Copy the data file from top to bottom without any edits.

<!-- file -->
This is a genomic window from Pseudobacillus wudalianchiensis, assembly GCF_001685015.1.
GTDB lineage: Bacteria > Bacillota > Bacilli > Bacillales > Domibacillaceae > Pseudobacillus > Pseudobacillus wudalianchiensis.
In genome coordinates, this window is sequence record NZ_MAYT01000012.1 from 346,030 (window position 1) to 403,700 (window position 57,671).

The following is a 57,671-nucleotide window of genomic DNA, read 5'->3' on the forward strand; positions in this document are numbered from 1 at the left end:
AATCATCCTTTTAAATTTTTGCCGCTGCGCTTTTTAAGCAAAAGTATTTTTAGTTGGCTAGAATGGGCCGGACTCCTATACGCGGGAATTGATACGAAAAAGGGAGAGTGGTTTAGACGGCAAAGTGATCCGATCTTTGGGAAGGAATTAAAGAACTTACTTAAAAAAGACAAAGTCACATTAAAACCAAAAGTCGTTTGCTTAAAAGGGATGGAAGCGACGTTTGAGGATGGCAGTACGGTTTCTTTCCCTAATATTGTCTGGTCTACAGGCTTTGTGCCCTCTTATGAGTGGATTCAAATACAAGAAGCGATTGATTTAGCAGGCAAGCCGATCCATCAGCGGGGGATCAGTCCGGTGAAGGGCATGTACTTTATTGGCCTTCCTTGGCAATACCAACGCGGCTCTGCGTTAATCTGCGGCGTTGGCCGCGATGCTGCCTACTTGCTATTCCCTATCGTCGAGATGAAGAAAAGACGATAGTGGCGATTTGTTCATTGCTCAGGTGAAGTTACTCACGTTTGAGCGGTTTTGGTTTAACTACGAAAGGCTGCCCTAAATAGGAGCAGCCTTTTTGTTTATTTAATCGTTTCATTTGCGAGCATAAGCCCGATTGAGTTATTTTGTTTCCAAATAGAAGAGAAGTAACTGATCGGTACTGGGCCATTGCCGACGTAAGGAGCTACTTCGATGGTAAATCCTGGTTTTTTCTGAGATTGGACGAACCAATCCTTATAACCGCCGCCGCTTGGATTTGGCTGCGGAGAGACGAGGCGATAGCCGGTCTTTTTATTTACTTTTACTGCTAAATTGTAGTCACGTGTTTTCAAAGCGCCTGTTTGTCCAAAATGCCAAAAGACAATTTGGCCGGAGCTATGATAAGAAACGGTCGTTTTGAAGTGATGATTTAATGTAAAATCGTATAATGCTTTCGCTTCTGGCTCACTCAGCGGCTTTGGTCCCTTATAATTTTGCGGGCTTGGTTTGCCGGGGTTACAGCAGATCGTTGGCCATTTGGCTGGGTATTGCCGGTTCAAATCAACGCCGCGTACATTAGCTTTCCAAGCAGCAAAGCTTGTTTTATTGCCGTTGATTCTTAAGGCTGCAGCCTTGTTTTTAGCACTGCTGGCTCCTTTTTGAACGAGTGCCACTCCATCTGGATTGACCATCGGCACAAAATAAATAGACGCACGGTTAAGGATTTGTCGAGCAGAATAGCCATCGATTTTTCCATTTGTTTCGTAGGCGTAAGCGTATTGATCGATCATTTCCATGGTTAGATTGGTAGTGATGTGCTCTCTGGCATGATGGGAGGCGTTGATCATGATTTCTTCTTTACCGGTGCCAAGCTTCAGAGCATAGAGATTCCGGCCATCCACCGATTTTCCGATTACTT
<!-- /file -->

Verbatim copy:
This is a genomic window from Pseudobacillus wudalianchiensis, assembly GCF_001685015.1.
GTDB lineage: Bacteria > Bacillota > Bacilli > Bacillales > Domibacillaceae > Pseudobacillus > Pseudobacillus wudalianchiensis.
In genome coordinates, this window is sequence record NZ_MAYT01000012.1 from 346,030 (window position 1) to 403,700 (window position 57,671).

The following is a 57,671-nucleotide window of genomic DNA, read 5'->3' on the forward strand; positions in this document are numbered from 1 at the left end:
AATCATCCTTTTAAATTTTTGCCGCTGCGCTTTTTAAGCAAAAGTATTTTTAGTTGGCTAGAATGGGCCGGACTCCTATACGCGGGAATTGATACGAAAAAGGGAGAGTGGTTTAGACGGCAAAGTGATCCGATCTTTGGGAAGGAATTAAAGAACTTACTTAAAAAAGACAAAGTCACATTAAAACCAAAAGTCGTTTGCTTAAAAGGGATGGAAGCGACGTTTGAGGATGGCAGTACGGTTTCTTTCCCTAATATTGTCTGGTCTACAGGCTTTGTGCCCTCTTATGAGTGGATTCAAATACAAGAAGCGATTGATTTAGCAGGCAAGCCGATCCATCAGCGGGGGATCAGTCCGGTGAAGGGCATGTACTTTATTGGCCTTCCTTGGCAATACCAACGCGGCTCTGCGTTAATCTGCGGCGTTGGCCGCGATGCTGCCTACTTGCTATTCCCTATCGTCGAGATGAAGAAAAGACGATAGTGGCGATTTGTTCATTGCTCAGGTGAAGTTACTCACGTTTGAGCGGTTTTGGTTTAACTACGAAAGGCTGCCCTAAATAGGAGCAGCCTTTTTGTTTATTTAATCGTTTCATTTGCGAGCATAAGCCCGATTGAGTTATTTTGTTTCCAAATAGAAGAGAAGTAACTGATCGGTACTGGGCCATTGCCGACGTAAGGAGCTACTTCGATGGTAAATCCTGGTTTTTTCTGAGATTGGACGAACCAATCCTTATAACCGCCGCCGCTTGGATTTGGCTGCGGAGAGACGAGGCGATAGCCGGTCTTTTTATTTACTTTTACTGCTAAATTGTAGTCACGTGTTTTCAAAGCGCCTGTTTGTCCAAAATGCCAAAAGACAATTTGGCCGGAGCTATGATAAGAAACGGTCGTTTTGAAGTGATGATTTAATGTAAAATCGTATAATGCTTTCGCTTCTGGCTCACTCAGCGGCTTTGGTCCCTTATAATTTTGCGGGCTTGGTTTGCCGGGGTTACAGCAGATCGTTGGCCATTTGGCTGGGTATTGCCGGTTCAAATCAACGCCGCGTACATTAGCTTTCCAAGCAGCAAAGCTTGTTTTATTGCCGTTGATTCTTAAGGCTGCAGCCTTGTTTTTAGCACTGCTGGCTCCTTTTTGAACGAGTGCCACTCCATCTGGATTGACCATCGGCACAAAATAAATAGACGCACGGTTAAGGATTTGTCGAGCAGAATAGCCATCGATTTTTCCATTTGTTTCGTAGGCGTAAGCGTATTGATCGATCATTTCCATGGTTAGATTGGTAGTGATGTGCTCTCTGGCATGATGGGAGGCGTTGATCATGATTTCTTCTTTACCGGTGCCAAGCTTCAGAGCATAGAGATTCCGGCCATCCACCGATTTTCCGATTACTT